network boot: CP/M-86, FreeDOS, GNU/Linux

Discussion in 'Linux Networking' started by Ivan Shmakov, Aug 18, 2012.

  1. Ivan Shmakov

    Ivan Shmakov Guest

    [Cross-posting to and
    for an example setup for booting the
    Debian GNU/Linux 6.0.4 Live and FreeDOS Balder images over a
    network is provided. I'm looking for both a better-suited
    newsgroup, and a configuration to boot a ZX Spectrum emulator.]
    ... On a second though, here it is:

    http://ritic.am-1.org/diskless/ipxe/world-default

    One can run it with QEMU (or QEMU/KVM) like:

    $ qemu \
    -kernel virtio-net.lkrn \
    -net nic,model=virtio \
    -net user,bootfile=http://173.0.50.100/diskless/ipxe/world-default

    It seems that the version of QEMU I use fails to provide DNS to
    the child, so I had to use "plain" IPv4 addresses within both
    the command line above and the "world-default" iPXE script, as
    well as providing a copy of balder10.img on my server (as
    http://ibiblio.org/ apparently requires the proper Host: HTTP
    header.)

    For booting "real" hardware, one'd need a DHCP server, and also
    a TFTP one (unless a recent version of iPXE is burned into the
    boot ROM.)

    E. g., the ISC DHCP server may be configured roughly as follows
    (assuming a static MAC to IPv4 mapping.)

    ### dhcpd.conf -*- Default-Generic -*-

    default-lease-time 600;
    max-lease-time 7200;

    subnet 192.0.2.0 netmask 255.255.255.0 {
    use-host-decl-names on;
    option subnet-mask 255.255.255.0;
    option routers 192.0.2.1;
    option domain-name-servers
    192.0.2.53;
    # option ntp-servers 192.0.2.123;

    if exists user-class and option user-class = "iPXE" {
    filename "http://173.0.50.100/diskless/ipxe/world-default";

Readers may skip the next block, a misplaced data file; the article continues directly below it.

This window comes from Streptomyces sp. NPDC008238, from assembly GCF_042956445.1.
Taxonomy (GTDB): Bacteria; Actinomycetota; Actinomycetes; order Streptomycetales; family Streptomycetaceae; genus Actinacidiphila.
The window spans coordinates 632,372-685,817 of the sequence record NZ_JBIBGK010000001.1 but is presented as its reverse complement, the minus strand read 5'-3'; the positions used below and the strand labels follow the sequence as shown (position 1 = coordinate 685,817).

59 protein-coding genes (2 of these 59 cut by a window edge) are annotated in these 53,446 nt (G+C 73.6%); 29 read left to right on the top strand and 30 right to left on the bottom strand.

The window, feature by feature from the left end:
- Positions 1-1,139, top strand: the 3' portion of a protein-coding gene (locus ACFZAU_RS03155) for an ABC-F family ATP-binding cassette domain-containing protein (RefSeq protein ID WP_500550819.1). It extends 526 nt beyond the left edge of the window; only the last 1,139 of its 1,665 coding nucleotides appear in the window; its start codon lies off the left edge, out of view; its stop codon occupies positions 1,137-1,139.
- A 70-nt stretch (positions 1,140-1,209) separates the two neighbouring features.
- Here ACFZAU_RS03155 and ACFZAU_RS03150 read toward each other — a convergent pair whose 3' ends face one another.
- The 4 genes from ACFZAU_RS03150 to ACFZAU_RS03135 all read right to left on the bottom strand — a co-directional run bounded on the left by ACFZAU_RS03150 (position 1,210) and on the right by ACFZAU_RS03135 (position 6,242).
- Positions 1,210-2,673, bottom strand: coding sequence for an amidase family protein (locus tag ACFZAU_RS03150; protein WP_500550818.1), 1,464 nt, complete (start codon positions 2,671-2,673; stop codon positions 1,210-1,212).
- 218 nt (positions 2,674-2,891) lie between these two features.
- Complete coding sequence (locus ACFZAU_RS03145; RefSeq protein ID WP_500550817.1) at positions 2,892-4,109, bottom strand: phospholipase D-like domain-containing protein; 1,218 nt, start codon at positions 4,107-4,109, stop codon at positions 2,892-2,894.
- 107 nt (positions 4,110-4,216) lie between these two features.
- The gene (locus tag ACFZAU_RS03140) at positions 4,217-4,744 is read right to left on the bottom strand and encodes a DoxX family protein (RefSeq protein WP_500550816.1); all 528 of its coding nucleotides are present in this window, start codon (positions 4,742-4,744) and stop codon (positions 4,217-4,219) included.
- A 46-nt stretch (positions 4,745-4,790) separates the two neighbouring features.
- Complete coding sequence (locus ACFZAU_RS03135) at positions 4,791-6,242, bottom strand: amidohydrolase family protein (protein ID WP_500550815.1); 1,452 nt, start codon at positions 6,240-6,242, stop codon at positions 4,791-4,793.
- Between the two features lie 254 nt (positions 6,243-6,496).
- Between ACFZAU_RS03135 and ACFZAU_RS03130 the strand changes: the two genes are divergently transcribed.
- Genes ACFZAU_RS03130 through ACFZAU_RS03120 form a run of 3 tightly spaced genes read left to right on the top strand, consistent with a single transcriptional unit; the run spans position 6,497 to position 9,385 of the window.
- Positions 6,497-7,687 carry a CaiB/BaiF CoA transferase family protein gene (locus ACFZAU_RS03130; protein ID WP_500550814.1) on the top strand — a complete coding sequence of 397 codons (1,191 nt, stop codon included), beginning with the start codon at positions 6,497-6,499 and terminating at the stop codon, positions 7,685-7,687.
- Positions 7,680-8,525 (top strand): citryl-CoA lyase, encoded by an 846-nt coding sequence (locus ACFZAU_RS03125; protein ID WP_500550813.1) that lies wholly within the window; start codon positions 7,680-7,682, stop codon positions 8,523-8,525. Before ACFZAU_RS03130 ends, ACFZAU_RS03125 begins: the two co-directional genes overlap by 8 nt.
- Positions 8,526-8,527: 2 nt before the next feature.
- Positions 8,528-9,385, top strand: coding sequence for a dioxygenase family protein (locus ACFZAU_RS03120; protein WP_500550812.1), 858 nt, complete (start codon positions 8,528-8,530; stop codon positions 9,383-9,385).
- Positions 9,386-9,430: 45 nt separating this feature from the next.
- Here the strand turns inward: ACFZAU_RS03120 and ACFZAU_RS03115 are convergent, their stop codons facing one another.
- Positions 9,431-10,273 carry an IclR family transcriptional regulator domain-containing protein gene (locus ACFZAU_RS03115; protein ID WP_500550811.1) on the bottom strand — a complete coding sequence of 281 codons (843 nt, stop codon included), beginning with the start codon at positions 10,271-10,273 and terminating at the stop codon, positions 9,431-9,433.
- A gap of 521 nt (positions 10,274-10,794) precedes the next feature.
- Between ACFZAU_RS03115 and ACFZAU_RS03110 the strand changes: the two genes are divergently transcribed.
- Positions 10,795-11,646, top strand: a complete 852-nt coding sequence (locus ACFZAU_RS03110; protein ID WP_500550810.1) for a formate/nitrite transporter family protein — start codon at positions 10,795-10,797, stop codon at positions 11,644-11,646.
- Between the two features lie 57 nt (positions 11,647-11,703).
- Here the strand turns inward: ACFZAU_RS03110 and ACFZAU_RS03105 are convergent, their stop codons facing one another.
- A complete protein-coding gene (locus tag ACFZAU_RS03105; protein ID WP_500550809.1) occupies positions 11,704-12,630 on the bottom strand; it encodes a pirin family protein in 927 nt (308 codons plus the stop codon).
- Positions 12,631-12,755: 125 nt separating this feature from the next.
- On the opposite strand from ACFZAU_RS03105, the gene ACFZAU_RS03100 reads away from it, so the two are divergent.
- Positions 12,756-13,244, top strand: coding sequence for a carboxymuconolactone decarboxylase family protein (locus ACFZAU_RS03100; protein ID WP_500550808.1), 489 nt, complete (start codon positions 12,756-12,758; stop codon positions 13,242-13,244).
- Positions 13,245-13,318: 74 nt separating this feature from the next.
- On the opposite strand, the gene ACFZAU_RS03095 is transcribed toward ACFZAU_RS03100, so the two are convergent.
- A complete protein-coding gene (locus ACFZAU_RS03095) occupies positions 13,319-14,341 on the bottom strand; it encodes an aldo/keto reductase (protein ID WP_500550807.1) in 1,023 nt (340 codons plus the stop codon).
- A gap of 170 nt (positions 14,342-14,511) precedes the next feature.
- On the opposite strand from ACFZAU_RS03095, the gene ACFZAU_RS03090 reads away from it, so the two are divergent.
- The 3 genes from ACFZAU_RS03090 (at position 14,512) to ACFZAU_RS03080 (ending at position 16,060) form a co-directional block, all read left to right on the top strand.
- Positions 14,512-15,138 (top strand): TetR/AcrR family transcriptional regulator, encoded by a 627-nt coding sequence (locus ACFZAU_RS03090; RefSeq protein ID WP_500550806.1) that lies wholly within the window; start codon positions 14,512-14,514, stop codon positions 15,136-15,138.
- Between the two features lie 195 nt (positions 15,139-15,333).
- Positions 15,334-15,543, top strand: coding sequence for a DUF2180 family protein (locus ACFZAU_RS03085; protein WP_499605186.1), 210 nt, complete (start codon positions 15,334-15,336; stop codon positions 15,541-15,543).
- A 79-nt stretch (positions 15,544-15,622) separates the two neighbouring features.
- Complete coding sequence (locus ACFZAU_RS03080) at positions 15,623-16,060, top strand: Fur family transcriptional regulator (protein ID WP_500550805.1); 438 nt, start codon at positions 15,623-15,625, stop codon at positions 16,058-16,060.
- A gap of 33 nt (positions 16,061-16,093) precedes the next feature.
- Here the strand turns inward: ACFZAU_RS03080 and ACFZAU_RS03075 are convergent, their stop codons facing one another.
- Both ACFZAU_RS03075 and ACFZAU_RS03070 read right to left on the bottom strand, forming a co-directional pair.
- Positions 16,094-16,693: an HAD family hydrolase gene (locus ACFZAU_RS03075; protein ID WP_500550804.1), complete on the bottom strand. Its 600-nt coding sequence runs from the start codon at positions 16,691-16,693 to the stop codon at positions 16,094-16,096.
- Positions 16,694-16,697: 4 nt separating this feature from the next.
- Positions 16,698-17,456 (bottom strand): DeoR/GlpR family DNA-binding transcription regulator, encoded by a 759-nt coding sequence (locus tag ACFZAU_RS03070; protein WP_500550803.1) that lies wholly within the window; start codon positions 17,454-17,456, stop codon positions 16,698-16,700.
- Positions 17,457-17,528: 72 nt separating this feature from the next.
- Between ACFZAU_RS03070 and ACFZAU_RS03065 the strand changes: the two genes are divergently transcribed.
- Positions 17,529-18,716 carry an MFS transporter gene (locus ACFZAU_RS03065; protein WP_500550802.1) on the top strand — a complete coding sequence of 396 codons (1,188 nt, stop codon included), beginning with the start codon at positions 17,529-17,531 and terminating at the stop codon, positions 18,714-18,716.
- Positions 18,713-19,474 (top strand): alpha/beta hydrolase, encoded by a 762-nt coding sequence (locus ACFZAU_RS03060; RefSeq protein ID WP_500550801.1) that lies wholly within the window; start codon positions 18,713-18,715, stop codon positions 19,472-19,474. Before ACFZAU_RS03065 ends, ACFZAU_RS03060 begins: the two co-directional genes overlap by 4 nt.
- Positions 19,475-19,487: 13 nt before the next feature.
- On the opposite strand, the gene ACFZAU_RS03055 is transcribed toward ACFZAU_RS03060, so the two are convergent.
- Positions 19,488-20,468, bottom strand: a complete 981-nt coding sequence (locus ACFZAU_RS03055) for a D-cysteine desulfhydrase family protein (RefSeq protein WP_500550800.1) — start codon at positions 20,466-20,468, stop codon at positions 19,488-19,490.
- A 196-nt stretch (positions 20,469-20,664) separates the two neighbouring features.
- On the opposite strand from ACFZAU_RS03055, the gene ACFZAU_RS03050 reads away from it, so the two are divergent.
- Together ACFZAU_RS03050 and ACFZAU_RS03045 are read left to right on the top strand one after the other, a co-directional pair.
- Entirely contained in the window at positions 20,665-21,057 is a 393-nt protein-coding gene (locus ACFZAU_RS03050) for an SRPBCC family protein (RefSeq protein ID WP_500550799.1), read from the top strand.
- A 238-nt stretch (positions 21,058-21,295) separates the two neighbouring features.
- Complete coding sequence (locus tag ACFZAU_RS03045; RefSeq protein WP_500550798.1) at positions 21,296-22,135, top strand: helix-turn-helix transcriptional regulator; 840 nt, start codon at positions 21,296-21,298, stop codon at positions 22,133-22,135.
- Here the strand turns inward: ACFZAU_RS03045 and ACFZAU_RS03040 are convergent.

} else {
    ## download iPXE from a TFTP server
    next-server 192.0.2.69;
    filename "undionly.kpxe";
    }
    host diskless.example.org {
    hardware ethernet 00:27:0e:05:e5:9e;
    fixed-address 192.0.2.97;
    }
    }

    ### dhcpd.conf ends here

    Also note that the Debian 6.0.4 Live "standard" image is some
    177 MiB in total, and thus takes a while to load from
    http://cdimage.debian.org/ (AKA http://130.239.18.163/.) It's
    provided as an example only; one should really consider putting
    it somewhere within his or her own network! (There's also a
    section for loading the "Xfce desktop" image, but its menu entry
    was commented-out, so not to abuse the cdimage server.)

    The files provided (below /bin/) are as follows. (I'd like to
    thank Aioe for its wonderful "441 Lines longer than 79 chars".)

    Image: 144cpm86.img
    Copy-of: http://z80.eu/downloads/cpm86fl2.zip (floppy.flp)
    Description: CP/M-86 1.44" bootable floppy
    Originally from http://cpm.z80.de/download/144cpm86.zip.

    Image: balder10.img
    Copy-of: http://ibiblio.org/pub/micro/pc-stuff/freedos/files/distributions/
    unofficial/balder/balder10.img
    Description: Balder 1.0 (FreeDOS) 1.44" bootable floppy

    Image: memdisk.lkrn
    Copy-of: http://snapshot.debian.org/archive/debian/20120630T153537Z/pool/
    main/s/syslinux/syslinux-common_4.05%2Bdfsg-6_all.deb
    (./usr/lib/syslinux/memdisk)
    Description: MEMDISK implements a RAM disk by hooking INT 13h
    This one comes from the SYSLINUX project.

    Image: memtest86+.0
    Source: https://git.ipxe.org/people/mcb30/memtest.git/commit/f9d3679f3770
    Description: Memtest86+ memory tester (PXE)
    This version of Memtest86+ was built with an experimental PXE
    support.

    Image: memtest86.bin
    Copy-of: http://snapshot.debian.org/archive/debian/20120514T041508Z/pool/
    main/m/memtest86/memtest86_4.0s-1_amd64.deb (./boot/memtest86.bin)
    Description: Memtest86 memory tester

    Image: pxelinux.0
    Copy-of: http://snapshot.debian.org/archive/debian/20120630T153537Z/pool/
    main/s/syslinux/syslinux-common_4.05%2Bdfsg-6_all.deb
    (./usr/lib/syslinux/pxelinux.0)
    Description: PXELINfUX loads Linux from a network using PXE
     
    Ivan Shmakov, Aug 18, 2012
    #1
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  2. is that image Public Domain?

    Op Sat, 18 Aug 2012 13:46:52 +0200 schreef Ivan Shmakov
     
    Harald Peters, Apr 22, 2014
    #2
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